Immunotherapies such as chimeric antigen receptor (CAR) T cell therapy are promising approaches in the fight against cancer. How well the therapies work depends on T cell function, which is determined by the network of genes that these immune cells express. Recently, researchers at Duke University developed a CRISPR-based screening platform to identify key epigenetic regulators of human T cell function, and discovered the central role of the transcription factor Basic leucine zipper transcription factor ATF-like 3 (BATF3) in reprogramming the expression of several genes and improving the efficacy of CAR T cells in eliminating cancer cells.1 Their findings, published in Nature Genetics, may aid in the development of more effective T cell-based immunotherapies.
“It's a very elegant study. It's really interesting to see how this field of CRISPR screen is developed here using primary human T cells, which are not the easiest to work with,” said Fredrik Wermeling, an immunologist at the Karolinska Institute who was not involved in the research.
For years, biomedical engineer and study author Charles Gersbach from Duke University and his team have developed technologies to screen and manipulate the expression of genes in cells. In previous studies, they used these epigenome editing tools to reprogram fibroblasts to become neuronal cells and to control cell differentiation in human neuronal and pluripotent stem cell populations.2-4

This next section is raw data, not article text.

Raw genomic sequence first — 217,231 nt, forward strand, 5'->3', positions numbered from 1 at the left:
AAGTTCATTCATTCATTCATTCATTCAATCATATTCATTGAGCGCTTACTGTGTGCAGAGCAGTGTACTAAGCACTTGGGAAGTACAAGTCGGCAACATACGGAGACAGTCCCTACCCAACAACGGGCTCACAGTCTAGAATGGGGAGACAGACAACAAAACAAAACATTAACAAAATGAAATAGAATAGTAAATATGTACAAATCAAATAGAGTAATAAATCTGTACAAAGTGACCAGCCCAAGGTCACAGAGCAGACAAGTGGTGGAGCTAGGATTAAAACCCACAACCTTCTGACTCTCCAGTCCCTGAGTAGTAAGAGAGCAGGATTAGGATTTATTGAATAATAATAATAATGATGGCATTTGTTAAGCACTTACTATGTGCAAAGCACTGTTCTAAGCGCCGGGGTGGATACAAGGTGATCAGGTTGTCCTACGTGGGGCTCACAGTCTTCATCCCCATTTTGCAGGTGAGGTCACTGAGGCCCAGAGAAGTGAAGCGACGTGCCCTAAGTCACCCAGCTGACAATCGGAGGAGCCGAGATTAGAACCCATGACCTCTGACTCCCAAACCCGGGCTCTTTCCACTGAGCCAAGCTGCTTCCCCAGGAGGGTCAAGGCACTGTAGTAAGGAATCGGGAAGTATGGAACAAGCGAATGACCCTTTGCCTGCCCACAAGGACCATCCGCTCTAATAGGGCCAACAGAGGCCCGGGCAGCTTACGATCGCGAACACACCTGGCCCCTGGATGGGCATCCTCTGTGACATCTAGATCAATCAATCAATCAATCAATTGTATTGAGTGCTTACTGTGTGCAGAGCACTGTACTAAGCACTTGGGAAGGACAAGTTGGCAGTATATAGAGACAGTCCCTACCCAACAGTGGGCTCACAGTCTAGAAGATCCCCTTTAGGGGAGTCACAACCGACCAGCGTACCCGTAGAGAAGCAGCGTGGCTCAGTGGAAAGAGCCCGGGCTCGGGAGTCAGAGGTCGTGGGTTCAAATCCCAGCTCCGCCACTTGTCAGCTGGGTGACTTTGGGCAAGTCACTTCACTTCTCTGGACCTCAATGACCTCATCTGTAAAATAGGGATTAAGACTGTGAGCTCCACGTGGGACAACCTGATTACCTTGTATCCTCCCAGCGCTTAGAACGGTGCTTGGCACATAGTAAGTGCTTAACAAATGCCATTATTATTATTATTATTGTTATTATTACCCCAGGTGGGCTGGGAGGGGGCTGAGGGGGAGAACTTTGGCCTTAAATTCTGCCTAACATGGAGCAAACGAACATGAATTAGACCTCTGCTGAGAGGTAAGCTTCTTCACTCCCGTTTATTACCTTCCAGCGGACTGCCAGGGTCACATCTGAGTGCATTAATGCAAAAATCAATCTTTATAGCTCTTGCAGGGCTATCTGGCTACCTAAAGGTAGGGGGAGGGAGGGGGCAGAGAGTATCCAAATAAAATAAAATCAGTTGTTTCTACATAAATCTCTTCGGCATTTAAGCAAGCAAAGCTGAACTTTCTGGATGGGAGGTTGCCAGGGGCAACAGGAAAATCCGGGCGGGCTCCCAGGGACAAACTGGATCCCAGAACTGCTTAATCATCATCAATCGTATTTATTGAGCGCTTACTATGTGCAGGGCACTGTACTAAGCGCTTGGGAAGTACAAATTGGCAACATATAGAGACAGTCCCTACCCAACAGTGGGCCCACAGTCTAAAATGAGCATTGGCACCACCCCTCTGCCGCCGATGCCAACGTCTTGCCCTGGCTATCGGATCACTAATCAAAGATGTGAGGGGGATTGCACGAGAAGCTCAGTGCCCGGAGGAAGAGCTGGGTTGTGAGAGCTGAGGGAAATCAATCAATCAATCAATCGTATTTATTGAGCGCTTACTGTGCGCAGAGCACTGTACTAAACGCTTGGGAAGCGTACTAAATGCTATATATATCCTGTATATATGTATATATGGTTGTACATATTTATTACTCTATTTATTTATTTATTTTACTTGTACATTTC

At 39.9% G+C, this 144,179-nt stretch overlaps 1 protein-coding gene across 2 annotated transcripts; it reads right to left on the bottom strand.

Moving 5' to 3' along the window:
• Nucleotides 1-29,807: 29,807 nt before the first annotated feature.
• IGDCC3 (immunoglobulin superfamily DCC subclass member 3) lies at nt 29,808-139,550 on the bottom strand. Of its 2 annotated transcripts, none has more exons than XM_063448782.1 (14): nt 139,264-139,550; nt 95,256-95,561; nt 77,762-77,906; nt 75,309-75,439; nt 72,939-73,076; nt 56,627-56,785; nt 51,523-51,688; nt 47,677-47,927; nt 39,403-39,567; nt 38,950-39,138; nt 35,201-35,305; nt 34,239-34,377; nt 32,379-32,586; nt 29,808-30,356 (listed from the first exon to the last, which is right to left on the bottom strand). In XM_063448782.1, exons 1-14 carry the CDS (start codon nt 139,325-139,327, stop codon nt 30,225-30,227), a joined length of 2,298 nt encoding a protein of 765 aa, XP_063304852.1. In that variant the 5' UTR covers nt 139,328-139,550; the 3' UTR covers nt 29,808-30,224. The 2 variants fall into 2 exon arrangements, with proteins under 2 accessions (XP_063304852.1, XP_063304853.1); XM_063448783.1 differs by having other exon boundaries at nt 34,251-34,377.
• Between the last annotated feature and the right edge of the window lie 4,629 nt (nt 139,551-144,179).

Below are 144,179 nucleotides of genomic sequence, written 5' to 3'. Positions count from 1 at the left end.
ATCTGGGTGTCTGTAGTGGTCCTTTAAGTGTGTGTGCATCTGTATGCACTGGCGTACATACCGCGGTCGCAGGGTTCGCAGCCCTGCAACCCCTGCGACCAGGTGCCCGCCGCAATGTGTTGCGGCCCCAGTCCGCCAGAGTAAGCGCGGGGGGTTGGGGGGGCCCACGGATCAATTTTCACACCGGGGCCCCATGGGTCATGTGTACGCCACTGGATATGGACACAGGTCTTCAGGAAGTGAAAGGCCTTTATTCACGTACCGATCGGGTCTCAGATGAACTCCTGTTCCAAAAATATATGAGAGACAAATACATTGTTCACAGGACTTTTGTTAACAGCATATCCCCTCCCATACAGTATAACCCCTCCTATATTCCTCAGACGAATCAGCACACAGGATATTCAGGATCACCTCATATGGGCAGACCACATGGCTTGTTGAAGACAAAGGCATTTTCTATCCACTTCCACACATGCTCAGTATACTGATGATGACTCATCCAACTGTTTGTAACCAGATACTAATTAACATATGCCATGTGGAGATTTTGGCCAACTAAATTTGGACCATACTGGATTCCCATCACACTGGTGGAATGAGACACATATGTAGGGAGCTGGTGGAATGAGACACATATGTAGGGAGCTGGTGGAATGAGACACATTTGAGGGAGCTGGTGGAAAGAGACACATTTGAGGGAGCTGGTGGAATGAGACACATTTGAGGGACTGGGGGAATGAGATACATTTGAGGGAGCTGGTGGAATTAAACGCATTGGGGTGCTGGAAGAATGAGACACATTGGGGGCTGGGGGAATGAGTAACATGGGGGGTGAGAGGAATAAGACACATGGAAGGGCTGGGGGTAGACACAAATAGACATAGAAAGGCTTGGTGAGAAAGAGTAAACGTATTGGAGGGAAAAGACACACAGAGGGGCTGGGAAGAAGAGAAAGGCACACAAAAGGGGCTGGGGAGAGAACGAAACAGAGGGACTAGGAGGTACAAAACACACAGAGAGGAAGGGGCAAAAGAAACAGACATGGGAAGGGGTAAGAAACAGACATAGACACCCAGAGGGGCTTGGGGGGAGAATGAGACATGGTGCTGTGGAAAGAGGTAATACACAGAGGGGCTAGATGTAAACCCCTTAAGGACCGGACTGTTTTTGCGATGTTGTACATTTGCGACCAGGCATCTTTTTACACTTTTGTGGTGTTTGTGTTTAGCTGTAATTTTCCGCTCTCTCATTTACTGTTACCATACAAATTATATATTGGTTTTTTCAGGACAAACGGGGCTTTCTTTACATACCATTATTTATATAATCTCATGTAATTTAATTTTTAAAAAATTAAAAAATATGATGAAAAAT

Interested in exploring a more therapeutic application of these tools, the researchers turned their attention to T cell-based immunotherapies, specifically CAR T cells. According to Gersbach, the use of such epigenetic enhancement approaches on T cells may help expand T cell-based therapies beyond the cancer types, such as blood cancers, in which they have been effective.
For their study, the team developed a CRISPR-based screening approach in primary human CD8+ T cells. The researchers fused a catalytically inactive Cas9 nuclease with either a transcriptional repressor for CRISPR interference (CRISPRi) or an activator for CRISPR activation (CRISPRa). Using guide RNAs targeting specific genes, the researchers directed the inactive Cas9 to either silence or activate expression.
To select the target genes, the scientists analyzed public datasets describing changes in chromatin accessibility as T cells differentiate, and homed in on the transcription factors that bound to these genomic regions. They identified 120 transcription factors enriched in chromatin regions that change accessibility during T cell differentiation. They then directed CRISPRi and CRISPRa to the genes encoding each of these transcription factors to determine which, if any, of these proteins would act as a master regulator.
By coupling loss-of-function and gain-of-function perturbations, the team identified several potential modulators of T cell function. One of the most promising was BATF3, which promotes CD8+ T cell survival.5